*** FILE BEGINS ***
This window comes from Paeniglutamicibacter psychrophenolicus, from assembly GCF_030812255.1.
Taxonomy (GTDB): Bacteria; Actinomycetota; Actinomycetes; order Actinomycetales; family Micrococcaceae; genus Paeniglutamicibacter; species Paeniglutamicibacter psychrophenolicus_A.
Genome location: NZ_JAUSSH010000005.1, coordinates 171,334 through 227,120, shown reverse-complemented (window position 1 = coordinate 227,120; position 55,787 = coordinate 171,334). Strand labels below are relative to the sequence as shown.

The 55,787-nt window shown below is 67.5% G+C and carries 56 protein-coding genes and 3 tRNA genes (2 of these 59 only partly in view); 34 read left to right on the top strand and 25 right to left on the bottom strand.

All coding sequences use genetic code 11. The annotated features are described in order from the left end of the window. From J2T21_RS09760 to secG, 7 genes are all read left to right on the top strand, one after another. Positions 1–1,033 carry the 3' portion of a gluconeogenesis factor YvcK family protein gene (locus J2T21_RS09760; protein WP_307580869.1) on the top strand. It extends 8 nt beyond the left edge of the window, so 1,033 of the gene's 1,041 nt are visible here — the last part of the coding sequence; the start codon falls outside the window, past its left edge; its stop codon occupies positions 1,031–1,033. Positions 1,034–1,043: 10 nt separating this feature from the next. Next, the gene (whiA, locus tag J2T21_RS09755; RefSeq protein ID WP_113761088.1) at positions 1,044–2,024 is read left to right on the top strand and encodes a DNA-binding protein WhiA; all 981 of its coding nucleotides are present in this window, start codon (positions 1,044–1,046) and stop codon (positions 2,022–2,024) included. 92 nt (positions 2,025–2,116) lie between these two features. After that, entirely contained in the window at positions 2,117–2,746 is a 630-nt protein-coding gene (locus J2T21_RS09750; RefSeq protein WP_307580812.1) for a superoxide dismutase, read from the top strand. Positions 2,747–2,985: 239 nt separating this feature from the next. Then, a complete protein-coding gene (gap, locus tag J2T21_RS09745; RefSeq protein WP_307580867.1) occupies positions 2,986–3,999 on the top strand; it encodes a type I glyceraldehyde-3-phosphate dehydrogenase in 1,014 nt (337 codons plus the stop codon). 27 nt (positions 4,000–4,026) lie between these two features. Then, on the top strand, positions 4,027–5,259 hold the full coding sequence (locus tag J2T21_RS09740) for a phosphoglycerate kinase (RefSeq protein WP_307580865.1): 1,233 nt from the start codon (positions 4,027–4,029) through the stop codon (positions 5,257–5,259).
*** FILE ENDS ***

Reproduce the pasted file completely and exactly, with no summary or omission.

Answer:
This window comes from Paeniglutamicibacter psychrophenolicus, from assembly GCF_030812255.1.
Taxonomy (GTDB): Bacteria; Actinomycetota; Actinomycetes; order Actinomycetales; family Micrococcaceae; genus Paeniglutamicibacter; species Paeniglutamicibacter psychrophenolicus_A.
Genome location: NZ_JAUSSH010000005.1, coordinates 171,334 through 227,120, shown reverse-complemented (window position 1 = coordinate 227,120; position 55,787 = coordinate 171,334). Strand labels below are relative to the sequence as shown.

The 55,787-nt window shown below is 67.5% G+C and carries 56 protein-coding genes and 3 tRNA genes (2 of these 59 only partly in view); 34 read left to right on the top strand and 25 right to left on the bottom strand.

All coding sequences use genetic code 11. The annotated features are described in order from the left end of the window. From J2T21_RS09760 to secG, 7 genes are all read left to right on the top strand, one after another. Positions 1–1,033 carry the 3' portion of a gluconeogenesis factor YvcK family protein gene (locus J2T21_RS09760; protein WP_307580869.1) on the top strand. It extends 8 nt beyond the left edge of the window, so 1,033 of the gene's 1,041 nt are visible here — the last part of the coding sequence; the start codon falls outside the window, past its left edge; its stop codon occupies positions 1,031–1,033. Positions 1,034–1,043: 10 nt separating this feature from the next. Next, the gene (whiA, locus tag J2T21_RS09755; RefSeq protein ID WP_113761088.1) at positions 1,044–2,024 is read left to right on the top strand and encodes a DNA-binding protein WhiA; all 981 of its coding nucleotides are present in this window, start codon (positions 1,044–1,046) and stop codon (positions 2,022–2,024) included. 92 nt (positions 2,025–2,116) lie between these two features. After that, entirely contained in the window at positions 2,117–2,746 is a 630-nt protein-coding gene (locus J2T21_RS09750; RefSeq protein WP_307580812.1) for a superoxide dismutase, read from the top strand. Positions 2,747–2,985: 239 nt separating this feature from the next. Then, a complete protein-coding gene (gap, locus tag J2T21_RS09745; RefSeq protein WP_307580867.1) occupies positions 2,986–3,999 on the top strand; it encodes a type I glyceraldehyde-3-phosphate dehydrogenase in 1,014 nt (337 codons plus the stop codon). 27 nt (positions 4,000–4,026) lie between these two features. Then, on the top strand, positions 4,027–5,259 hold the full coding sequence (locus tag J2T21_RS09740) for a phosphoglycerate kinase (RefSeq protein WP_307580865.1): 1,233 nt from the start codon (positions 4,027–4,029) through the stop codon (positions 5,257–5,259).